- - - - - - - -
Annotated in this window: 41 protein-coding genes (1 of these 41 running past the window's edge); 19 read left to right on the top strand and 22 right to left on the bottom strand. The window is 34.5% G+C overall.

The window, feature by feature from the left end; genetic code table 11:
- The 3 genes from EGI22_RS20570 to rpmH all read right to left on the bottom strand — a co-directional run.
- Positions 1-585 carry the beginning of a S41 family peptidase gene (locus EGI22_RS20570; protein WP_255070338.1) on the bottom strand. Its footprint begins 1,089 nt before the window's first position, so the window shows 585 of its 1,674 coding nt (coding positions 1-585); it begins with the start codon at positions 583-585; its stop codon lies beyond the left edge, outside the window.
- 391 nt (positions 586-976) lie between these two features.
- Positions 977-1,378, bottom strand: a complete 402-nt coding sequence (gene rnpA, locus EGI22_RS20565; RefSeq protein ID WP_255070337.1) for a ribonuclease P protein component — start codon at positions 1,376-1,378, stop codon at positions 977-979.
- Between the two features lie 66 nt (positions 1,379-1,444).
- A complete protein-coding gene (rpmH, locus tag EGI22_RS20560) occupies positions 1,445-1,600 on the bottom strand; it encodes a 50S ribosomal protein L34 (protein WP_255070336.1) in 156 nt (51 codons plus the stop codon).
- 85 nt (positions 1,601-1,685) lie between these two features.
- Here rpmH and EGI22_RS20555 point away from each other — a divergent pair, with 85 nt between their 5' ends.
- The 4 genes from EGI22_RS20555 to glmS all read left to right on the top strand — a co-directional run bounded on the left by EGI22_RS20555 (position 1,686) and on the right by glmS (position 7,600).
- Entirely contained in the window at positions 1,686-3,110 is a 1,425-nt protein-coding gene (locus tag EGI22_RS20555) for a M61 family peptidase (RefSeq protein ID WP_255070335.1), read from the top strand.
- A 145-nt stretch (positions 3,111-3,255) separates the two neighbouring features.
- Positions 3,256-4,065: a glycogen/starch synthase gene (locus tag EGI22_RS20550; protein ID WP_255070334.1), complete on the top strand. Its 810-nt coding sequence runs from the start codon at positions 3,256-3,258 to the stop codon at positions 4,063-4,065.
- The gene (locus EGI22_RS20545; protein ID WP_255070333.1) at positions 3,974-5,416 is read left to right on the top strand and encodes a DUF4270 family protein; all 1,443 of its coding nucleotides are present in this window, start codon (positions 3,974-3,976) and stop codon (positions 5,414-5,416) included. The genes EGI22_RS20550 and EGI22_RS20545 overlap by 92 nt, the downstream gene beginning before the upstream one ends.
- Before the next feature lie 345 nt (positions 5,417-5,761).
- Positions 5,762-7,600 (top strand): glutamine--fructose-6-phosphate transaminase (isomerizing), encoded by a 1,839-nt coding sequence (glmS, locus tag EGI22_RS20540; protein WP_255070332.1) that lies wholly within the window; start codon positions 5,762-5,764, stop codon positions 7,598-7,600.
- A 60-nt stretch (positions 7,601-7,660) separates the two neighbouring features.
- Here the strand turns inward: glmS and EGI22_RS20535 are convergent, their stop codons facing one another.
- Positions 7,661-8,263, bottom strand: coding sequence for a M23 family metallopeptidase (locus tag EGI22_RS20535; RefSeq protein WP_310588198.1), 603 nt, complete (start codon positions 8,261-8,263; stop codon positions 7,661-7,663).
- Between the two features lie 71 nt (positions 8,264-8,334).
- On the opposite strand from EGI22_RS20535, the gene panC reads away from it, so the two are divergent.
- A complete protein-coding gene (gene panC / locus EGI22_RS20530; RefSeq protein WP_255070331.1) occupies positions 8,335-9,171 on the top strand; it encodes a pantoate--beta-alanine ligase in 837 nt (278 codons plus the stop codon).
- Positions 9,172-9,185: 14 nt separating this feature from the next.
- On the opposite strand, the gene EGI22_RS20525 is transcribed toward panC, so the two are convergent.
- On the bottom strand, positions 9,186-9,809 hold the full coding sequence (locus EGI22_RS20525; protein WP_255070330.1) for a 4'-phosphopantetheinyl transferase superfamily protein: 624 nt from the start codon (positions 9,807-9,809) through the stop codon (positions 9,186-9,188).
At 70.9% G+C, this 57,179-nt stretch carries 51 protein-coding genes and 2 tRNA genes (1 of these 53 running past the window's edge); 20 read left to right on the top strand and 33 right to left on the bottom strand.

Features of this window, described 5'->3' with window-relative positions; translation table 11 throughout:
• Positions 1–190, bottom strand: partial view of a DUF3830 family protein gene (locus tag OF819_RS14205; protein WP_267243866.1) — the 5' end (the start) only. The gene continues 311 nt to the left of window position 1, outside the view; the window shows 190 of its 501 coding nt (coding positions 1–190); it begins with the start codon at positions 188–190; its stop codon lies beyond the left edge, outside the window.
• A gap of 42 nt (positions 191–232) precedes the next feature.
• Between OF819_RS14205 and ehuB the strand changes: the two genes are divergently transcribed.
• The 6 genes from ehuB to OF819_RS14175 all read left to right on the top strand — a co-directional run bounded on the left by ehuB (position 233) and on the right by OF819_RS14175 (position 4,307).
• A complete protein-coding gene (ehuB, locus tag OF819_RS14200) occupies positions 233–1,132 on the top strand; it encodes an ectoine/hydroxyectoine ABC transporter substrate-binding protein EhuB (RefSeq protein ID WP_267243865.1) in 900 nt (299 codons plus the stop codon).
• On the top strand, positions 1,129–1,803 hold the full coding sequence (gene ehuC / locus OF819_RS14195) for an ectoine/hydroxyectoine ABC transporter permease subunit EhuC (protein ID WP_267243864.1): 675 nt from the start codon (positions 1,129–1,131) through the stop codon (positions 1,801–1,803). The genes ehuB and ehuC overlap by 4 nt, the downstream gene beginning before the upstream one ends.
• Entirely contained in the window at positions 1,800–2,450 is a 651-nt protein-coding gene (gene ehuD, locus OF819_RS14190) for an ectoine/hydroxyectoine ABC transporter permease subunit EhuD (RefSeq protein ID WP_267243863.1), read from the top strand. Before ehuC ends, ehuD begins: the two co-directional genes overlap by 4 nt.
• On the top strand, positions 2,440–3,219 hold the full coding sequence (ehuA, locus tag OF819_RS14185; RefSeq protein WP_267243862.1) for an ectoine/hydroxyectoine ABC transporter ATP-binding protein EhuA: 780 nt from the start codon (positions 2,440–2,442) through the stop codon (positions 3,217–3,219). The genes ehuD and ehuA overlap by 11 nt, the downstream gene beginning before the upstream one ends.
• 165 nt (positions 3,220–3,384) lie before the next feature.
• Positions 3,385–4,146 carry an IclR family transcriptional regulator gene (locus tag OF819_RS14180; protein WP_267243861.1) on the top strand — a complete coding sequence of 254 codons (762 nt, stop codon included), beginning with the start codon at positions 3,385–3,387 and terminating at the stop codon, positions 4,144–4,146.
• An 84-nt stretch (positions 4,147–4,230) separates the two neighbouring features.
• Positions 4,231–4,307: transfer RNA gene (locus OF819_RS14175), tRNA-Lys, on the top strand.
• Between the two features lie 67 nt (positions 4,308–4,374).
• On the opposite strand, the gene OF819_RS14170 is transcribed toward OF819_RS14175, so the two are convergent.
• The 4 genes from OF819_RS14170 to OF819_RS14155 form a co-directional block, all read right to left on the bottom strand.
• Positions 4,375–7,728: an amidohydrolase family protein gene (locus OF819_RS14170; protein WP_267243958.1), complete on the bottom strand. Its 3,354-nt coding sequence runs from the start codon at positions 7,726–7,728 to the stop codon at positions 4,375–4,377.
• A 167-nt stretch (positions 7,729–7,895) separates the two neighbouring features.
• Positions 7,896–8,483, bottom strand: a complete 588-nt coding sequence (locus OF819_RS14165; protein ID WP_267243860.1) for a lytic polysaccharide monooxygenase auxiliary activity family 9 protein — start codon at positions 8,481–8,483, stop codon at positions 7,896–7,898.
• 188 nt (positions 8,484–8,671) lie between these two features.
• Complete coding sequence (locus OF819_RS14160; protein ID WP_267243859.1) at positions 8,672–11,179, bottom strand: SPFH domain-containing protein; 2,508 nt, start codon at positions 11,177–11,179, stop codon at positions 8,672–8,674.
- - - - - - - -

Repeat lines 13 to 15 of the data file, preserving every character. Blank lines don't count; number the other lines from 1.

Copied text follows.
- A 145-nt stretch (positions 3,111-3,255) separates the two neighbouring features.
- Positions 3,256-4,065: a glycogen/starch synthase gene (locus tag EGI22_RS20550; protein ID WP_255070334.1), complete on the top strand. Its 810-nt coding sequence runs from the start codon at positions 3,256-3,258 to the stop codon at positions 4,063-4,065.
- The gene (locus EGI22_RS20545; protein ID WP_255070333.1) at positions 3,974-5,416 is read left to right on the top strand and encodes a DUF4270 family protein; all 1,443 of its coding nucleotides are present in this window, start codon (positions 3,974-3,976) and stop codon (positions 5,414-5,416) included. The genes EGI22_RS20550 and EGI22_RS20545 overlap by 92 nt, the downstream gene beginning before the upstream one ends.